DADA2: Decreasing feature number as more sequences are maintained

Hello everyone,

I am working through the QIIME/microbiome sequence process for the first time and I’ve gotten hung up on a few questions on my DADA2 results.

I am working with 2x251 paired end sequences of the V4 region, with 515F and 806R primers. The sequencing followed the EMP protocol, so the primers were removed before I received the multiplexed data. After demultiplexing my data I have tested a number of trimming and truncation parameters after reading many of the great discussions on this forum. To my novice eye, my demux graphs a generally pretty good, with the reverse read being better quality than the forward, and there is some variability in quality in the middle of the reads. demux.qzv (325.4 KB)

I saw in other discussions that I should focus on “crashes” in quality rather than smaller dips. With this in mind I tried a DADA2 run with these parameters in qiime2-2021.4…

–p-trunc-len-f 220
–p-trunc-len-r 207
dada2-table-8.qzv (3.2 MB) denoising-stats-8.qzv (1.2 MB)

I also tried a run where I trimmed from the 5’ end and truncated more from the 3’ end.

–p-trim-left-f 14
–p-trunc-len-f 153
–p-trunc-len-r 222
dada2-table-10.qzv (3.1 MB) denoising-stats-10.qzv (1.2 MB)

In the second run I am retaining more sequences after filtering/merging/chimeric removal but have a lower number of features. I’m not sure why I have this result and which of the DADA2 runs is closer to what is actually in the samples. Does anyone have a sense of which run I should move forward with, and why? And, can you trim too much from your reads and influence the identification/designation of features?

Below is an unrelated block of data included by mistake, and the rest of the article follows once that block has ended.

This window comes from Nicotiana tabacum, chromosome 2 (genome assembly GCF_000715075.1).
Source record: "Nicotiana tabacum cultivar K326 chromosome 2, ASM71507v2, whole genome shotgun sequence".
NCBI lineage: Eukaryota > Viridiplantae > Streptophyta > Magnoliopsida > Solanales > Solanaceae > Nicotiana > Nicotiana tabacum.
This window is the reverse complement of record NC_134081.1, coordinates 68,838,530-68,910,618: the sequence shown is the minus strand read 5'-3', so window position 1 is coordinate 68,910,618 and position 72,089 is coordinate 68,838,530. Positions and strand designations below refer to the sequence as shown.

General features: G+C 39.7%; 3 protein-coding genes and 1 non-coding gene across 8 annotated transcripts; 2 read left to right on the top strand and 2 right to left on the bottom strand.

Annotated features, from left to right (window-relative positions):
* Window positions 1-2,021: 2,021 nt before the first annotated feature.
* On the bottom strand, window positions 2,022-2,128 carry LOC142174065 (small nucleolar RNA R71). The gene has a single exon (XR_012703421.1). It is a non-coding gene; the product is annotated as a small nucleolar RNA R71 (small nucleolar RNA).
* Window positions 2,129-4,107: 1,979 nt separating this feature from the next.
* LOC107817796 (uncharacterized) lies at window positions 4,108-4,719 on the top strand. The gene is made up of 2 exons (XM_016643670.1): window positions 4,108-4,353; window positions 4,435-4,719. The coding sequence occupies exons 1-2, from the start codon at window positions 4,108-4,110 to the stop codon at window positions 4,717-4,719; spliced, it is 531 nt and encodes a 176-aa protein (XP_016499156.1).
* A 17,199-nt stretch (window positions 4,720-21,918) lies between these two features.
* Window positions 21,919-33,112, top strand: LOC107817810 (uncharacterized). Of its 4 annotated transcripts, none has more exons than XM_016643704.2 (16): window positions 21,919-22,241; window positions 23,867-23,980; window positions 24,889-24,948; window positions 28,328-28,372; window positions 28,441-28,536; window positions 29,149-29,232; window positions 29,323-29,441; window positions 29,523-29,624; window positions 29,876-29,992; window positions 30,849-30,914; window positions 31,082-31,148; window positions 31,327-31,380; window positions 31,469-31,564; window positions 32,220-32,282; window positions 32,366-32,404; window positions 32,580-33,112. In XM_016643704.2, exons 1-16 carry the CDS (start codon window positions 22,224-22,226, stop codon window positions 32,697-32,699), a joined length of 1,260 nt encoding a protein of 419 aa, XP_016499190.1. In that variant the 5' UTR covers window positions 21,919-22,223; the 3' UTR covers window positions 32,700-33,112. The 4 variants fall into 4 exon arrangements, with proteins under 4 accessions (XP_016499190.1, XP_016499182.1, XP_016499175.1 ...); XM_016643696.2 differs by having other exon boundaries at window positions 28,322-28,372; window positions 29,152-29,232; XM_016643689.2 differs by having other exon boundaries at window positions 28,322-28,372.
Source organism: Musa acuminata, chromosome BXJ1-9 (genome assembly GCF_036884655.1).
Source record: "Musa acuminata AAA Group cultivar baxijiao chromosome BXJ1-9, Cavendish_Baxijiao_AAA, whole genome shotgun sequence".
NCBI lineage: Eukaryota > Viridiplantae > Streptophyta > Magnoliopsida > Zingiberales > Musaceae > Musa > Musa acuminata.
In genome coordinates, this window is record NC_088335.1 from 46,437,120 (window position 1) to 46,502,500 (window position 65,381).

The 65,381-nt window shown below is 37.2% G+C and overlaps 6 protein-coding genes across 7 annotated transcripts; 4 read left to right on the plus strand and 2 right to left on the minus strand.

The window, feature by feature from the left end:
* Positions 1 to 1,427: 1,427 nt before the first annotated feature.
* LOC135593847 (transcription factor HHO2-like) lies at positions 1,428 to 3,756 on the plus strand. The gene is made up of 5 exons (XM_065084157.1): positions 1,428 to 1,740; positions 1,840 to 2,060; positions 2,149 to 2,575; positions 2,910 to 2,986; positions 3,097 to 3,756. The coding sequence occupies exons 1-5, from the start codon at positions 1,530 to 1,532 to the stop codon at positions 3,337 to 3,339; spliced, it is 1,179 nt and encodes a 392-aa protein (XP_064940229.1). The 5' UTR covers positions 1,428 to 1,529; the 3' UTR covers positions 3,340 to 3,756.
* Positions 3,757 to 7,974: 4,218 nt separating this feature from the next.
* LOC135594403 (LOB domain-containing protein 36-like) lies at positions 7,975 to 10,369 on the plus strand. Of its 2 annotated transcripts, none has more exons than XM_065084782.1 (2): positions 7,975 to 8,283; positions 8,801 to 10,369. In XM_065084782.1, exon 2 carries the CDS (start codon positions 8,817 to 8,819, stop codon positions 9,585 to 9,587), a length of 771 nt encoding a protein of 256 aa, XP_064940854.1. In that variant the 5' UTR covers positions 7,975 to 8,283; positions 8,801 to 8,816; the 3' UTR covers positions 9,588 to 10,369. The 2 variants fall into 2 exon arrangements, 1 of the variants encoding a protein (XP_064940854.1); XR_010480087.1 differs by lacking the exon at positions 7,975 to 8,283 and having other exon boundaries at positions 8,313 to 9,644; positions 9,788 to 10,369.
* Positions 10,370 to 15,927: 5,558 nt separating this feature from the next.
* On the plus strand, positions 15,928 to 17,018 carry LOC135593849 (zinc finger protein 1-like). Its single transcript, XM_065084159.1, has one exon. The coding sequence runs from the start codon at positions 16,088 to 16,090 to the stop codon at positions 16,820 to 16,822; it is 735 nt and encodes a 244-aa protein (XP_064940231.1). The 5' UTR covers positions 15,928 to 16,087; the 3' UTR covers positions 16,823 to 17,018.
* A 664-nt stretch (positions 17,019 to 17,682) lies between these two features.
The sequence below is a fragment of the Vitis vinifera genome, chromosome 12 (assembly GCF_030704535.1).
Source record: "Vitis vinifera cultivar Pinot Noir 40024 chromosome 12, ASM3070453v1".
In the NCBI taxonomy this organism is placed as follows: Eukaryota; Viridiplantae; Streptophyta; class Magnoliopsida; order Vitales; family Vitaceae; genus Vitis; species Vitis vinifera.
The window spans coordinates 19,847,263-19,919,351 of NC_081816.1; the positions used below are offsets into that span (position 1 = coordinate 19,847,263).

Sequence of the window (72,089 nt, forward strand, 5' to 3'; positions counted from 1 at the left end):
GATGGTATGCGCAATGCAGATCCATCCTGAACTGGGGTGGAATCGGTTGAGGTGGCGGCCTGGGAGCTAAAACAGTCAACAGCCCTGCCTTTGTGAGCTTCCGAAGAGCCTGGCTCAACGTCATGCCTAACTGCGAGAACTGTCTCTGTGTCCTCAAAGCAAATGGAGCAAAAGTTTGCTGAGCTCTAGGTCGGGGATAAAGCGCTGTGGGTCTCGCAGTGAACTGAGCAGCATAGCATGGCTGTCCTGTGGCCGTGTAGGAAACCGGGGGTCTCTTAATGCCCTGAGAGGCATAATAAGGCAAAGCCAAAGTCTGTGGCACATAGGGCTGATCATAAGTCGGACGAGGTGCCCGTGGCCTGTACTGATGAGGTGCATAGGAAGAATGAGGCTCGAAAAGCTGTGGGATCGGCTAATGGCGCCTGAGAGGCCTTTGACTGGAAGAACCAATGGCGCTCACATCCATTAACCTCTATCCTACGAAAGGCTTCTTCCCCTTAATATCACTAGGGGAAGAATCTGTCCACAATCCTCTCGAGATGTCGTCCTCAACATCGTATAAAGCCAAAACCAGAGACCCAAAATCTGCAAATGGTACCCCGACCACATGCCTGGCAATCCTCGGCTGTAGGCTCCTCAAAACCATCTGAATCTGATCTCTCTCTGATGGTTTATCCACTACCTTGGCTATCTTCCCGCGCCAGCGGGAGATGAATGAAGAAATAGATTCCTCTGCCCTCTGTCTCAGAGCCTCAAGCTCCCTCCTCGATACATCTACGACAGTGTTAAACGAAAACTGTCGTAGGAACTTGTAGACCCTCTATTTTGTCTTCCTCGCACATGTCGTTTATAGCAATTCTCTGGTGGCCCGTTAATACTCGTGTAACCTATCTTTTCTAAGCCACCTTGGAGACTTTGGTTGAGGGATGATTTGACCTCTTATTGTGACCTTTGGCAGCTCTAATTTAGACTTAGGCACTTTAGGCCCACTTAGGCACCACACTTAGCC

Hi Mike,

Thanks for reaching out, happy to provide some insight on these dada2 results!

I first wanted to discuss the difference between p-trunc-len and p-trim (as this may help clarify your differing results):

p-trunc-len: Position at which read sequences (forward or reverse) should be truncated due to decrease in quality. This truncates the 3’ end of the of the input sequences, which will be the bases that were sequenced in the last cycles. Reads that are shorter than this value will be discarded. After this parameter is applied there must still be at least a 12 nucleotide overlap between the forward and reverse reads. If 0 is provided, no truncation or length filtering will be performed.

p-trim: Position at which read sequences (forward or reverse) should be trimmed due to low quality. This trims the 5’ end of the input sequences, which will be the bases that were sequenced in the first cycles.

The primary difference between these two parameters is that p-trunc-len will trim your reads (forward and/or reverse) on the 3’ end (or the ‘right’ side), while p-trim will trim your reads (forward and/or reverse) on the 5’ end (or the ‘left’ side). I’ve included a couple of graphics below that display where you’ve trimmed your sequences for your first and second runs.

In your second run, your forward reads have (on average) a higher quality score for the trimmed region that you de-noised - while both forward and reverse reads for your first run have a lower average quality score.

I suspect that the lower number of features in your second run is actually a good sign - you input higher quality data overall, resulting in sequences with less variation (so most likely these are actual features vs. maybe some erroneous ‘features’ that show up in lower quality data).

To address this question, I’d refer back to the interactive quality plot from - I’d use that as your guide (for all of your denoising runs now and moving forward), and try trimming your sequences wherever you’re seeing a general drop in your average quality score.

Hopefully this helps inform your p-trim and p-trunc-len choices for this dataset and moving forward - let me know if you need further clarification on anything!


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Hi Liz,

Thank you for the reply! And also clarifying the DADA2 process. This is very helpful with determining the areas to trim/truncate and why I have differing feature numbers between runs.

I really appreciate the assistance.


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